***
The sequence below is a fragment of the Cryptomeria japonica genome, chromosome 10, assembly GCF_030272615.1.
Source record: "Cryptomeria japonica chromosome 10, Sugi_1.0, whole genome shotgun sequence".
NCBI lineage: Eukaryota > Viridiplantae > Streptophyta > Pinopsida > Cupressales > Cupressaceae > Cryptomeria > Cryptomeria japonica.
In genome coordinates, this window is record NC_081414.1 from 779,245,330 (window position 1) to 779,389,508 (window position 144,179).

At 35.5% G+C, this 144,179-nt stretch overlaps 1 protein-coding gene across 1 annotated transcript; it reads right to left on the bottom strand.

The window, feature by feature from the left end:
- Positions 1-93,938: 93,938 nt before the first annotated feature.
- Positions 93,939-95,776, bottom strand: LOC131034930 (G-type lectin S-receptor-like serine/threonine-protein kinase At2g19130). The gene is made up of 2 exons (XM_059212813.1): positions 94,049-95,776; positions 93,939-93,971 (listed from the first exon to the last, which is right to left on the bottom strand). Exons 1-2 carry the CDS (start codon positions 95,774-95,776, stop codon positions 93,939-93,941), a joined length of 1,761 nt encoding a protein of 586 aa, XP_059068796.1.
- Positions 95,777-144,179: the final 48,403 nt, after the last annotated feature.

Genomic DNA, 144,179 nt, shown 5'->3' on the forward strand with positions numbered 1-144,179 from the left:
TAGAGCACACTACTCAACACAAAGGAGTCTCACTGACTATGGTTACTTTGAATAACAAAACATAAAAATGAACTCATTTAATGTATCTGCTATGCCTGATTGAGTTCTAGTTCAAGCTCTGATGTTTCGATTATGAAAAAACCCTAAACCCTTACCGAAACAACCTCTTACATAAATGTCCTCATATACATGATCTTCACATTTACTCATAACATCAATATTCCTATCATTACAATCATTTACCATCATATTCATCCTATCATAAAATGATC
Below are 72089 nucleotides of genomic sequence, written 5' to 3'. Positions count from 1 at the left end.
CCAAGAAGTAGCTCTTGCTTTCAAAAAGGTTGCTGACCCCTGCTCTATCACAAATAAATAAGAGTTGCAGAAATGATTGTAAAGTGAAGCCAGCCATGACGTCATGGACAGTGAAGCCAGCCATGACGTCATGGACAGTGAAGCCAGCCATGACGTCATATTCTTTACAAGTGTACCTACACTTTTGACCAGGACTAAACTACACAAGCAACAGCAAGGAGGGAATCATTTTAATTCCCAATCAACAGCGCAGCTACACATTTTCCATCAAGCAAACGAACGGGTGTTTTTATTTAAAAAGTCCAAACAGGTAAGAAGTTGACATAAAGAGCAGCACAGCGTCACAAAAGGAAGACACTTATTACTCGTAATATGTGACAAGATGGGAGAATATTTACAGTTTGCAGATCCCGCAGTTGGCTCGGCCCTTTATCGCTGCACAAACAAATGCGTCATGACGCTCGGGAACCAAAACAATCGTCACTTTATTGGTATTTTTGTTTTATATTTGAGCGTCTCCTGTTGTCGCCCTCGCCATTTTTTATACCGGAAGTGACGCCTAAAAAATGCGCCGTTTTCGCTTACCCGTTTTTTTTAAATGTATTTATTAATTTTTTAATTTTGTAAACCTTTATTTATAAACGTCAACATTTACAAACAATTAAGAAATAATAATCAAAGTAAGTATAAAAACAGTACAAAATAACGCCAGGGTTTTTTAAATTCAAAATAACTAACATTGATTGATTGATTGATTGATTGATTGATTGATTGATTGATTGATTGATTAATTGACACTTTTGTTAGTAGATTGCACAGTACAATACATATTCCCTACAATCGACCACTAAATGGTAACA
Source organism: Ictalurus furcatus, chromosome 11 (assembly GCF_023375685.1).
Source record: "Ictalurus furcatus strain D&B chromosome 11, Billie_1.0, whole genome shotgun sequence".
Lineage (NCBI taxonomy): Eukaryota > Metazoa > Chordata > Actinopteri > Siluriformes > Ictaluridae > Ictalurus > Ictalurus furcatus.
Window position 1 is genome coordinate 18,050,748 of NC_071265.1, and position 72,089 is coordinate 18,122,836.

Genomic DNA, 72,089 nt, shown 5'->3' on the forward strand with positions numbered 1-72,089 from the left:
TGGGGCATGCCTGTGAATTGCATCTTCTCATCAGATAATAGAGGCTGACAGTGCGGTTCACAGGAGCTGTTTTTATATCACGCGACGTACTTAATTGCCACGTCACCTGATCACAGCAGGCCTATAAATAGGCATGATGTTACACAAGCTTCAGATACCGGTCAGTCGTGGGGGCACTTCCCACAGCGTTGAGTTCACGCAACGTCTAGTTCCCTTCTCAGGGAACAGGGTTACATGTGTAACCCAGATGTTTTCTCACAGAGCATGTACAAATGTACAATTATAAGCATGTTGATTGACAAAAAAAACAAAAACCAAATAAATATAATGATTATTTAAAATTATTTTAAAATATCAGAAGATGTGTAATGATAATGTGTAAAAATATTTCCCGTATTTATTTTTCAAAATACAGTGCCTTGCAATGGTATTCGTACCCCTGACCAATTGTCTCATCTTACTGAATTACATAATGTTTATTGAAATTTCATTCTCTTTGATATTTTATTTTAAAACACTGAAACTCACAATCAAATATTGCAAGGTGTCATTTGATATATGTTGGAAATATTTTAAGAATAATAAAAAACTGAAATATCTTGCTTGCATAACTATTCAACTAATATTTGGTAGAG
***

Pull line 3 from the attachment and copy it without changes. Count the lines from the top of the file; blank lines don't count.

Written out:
NCBI lineage: Eukaryota > Viridiplantae > Streptophyta > Pinopsida > Cupressales > Cupressaceae > Cryptomeria > Cryptomeria japonica.